Three perspectives by Lutyens of The Cenotaph, of 1919. Courtesy of Imperial War Museums
Another Lutyens sketch of The Cenotaph, with annotations by Lady Sackville. Courtesy of Imperial War Museums
Imperial War Museum Show, featuring Edwin Lutyens’s Cenotaph Designs, to Tour the World
by Dominic Lutyens
For the first time ever, Imperial War Museums (IWM) will be touring a new exhibition — The WW1 Centenary Exhibition — around the world to mark the centenary of the First World War. Its world premiere will take place at the Melbourne Museum in Australia on 17 April, 2015, ahead of the centenary of the Gallipoli landings and ANZAC Day.
The IWM was founded in 1917 during the war to collect and record the stories of the millions across Britain and its former empire who lived, served and died. As the world marks this landmark conflict 100 years on, the show will comprise over 350 items from its internationally renowned collections to enable people across the globe to discover more about this war that changed the world.
Drawn broadly from the narrative of IWM London’s new First World War Galleries, the exhibition will tell the overall story of the war: how it started, how it was fought, what it was like for people at the time and its impact on their lives. Facsimiles of Edwin Lutyens’s drawings for the Cenotaph in London and a model of the original structure will feature in a section on the war’s legacy. Most of Britain’s war dead were buried overseas and the Cenotaph or “empty tomb” became, and remains, the focus for national remembrance. It was first made in wood and plaster for Victory Day in July 1919. Later, a permanent stone structure was unveiled by King George V on Armistice Day 1920. The show will also display objects — ranging from artillery shells and guns, military uniforms and work clothes worn by munitionettes to personal diaries, letters and artefacts — and art from IWM’s collection, including paintings by William Orpen, Christopher RW Nevinson, Paul Nash and others. In addition, the exhibition will incorporate state-of-the-art interactive and immersive spaces telling stories illuminating the experience of war.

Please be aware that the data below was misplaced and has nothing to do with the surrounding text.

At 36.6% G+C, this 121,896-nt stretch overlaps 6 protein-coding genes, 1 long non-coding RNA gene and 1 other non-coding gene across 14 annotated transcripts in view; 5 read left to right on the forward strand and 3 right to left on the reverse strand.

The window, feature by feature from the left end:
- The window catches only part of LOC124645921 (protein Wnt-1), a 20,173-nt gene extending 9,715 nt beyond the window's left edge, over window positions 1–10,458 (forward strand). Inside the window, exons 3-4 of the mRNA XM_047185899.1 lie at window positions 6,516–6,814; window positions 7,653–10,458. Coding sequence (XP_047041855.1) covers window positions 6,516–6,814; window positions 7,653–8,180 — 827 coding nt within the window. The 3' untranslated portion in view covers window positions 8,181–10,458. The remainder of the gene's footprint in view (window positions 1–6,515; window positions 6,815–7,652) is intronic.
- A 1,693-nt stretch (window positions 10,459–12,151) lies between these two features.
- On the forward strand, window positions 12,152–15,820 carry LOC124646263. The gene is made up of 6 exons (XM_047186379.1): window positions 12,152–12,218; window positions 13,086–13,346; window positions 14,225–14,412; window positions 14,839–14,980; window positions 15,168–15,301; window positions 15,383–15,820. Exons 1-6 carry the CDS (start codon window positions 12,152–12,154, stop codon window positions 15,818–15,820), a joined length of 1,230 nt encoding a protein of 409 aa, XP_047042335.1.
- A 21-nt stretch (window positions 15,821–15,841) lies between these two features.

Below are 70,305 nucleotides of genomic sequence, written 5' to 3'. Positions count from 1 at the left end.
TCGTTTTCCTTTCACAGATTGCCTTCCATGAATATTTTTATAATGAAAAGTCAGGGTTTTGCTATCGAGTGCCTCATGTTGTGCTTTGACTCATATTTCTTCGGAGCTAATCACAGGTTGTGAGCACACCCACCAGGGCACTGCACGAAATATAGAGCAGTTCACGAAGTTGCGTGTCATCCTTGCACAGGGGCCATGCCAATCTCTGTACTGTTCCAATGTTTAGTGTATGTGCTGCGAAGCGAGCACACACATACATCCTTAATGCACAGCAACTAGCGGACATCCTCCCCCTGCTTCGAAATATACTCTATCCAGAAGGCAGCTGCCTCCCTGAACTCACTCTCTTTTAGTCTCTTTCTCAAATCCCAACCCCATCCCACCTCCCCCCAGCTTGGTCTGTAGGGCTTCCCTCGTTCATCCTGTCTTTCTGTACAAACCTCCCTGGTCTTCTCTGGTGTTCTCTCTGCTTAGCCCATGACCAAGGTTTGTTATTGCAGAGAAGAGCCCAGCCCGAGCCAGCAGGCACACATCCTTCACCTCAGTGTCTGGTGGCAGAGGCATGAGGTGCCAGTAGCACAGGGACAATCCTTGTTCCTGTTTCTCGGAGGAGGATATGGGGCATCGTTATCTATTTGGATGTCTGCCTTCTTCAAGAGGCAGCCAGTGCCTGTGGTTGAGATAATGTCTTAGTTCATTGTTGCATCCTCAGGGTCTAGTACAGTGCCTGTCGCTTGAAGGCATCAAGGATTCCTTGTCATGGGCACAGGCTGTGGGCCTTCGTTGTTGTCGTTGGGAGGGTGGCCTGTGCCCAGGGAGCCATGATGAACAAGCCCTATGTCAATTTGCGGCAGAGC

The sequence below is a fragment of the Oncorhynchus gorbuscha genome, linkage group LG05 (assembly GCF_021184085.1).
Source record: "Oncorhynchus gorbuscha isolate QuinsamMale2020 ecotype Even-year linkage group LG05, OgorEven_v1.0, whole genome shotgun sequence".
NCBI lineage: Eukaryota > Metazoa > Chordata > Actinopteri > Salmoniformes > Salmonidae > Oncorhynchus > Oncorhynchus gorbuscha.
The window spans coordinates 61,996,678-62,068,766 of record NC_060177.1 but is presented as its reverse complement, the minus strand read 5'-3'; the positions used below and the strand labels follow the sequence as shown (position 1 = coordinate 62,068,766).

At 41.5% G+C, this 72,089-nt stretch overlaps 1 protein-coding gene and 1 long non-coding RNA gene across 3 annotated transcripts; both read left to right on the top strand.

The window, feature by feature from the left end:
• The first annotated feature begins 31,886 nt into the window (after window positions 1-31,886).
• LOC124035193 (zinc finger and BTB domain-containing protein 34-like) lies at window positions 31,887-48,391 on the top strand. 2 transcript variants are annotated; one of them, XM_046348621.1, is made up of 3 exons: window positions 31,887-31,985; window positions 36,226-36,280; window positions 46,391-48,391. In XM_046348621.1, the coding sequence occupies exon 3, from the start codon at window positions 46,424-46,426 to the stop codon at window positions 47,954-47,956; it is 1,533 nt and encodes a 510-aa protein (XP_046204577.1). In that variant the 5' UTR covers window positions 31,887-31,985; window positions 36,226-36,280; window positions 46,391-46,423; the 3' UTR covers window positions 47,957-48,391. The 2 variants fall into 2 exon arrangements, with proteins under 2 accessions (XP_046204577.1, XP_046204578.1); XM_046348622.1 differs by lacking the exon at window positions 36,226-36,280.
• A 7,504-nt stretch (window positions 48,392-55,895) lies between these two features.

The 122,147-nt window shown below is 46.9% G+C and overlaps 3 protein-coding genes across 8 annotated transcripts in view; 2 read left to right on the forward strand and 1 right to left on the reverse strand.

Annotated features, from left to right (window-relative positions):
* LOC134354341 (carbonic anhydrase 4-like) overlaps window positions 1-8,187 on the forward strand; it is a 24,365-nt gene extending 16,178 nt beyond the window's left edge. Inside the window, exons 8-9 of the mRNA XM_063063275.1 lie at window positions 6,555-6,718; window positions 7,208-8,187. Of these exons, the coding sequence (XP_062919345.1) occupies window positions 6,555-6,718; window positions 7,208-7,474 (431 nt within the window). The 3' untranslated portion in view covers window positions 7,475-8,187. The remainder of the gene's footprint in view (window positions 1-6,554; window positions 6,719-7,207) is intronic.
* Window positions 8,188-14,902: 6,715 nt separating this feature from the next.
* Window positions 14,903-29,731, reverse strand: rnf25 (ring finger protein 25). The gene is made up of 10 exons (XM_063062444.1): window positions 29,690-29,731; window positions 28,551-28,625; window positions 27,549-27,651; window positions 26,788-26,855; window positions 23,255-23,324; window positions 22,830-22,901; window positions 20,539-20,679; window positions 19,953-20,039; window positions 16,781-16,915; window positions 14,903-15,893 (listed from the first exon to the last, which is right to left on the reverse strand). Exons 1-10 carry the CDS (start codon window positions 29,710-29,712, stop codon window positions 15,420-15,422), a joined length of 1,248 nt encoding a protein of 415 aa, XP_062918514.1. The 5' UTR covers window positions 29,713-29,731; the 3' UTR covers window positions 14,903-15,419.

Diane Lees, Director-General of IWM, says, “The First World War has come to the forefront in the last year. It cost over 16 million lives and affected the lives of many, many more. IWM’s collections bear witness to the ordinary and extraordinary stories of those affected by the war, and it is an honour to be able to share them with visitors across the world in this new exhibition.”
A book — The WW1 Centenary Exhibition, compiled by Samantha Heywood and Nigel Steel, due to be published on April 17 by IWM — will accompany the show, and will be available from the IWM shop and website (www.iwmshop.org.uk).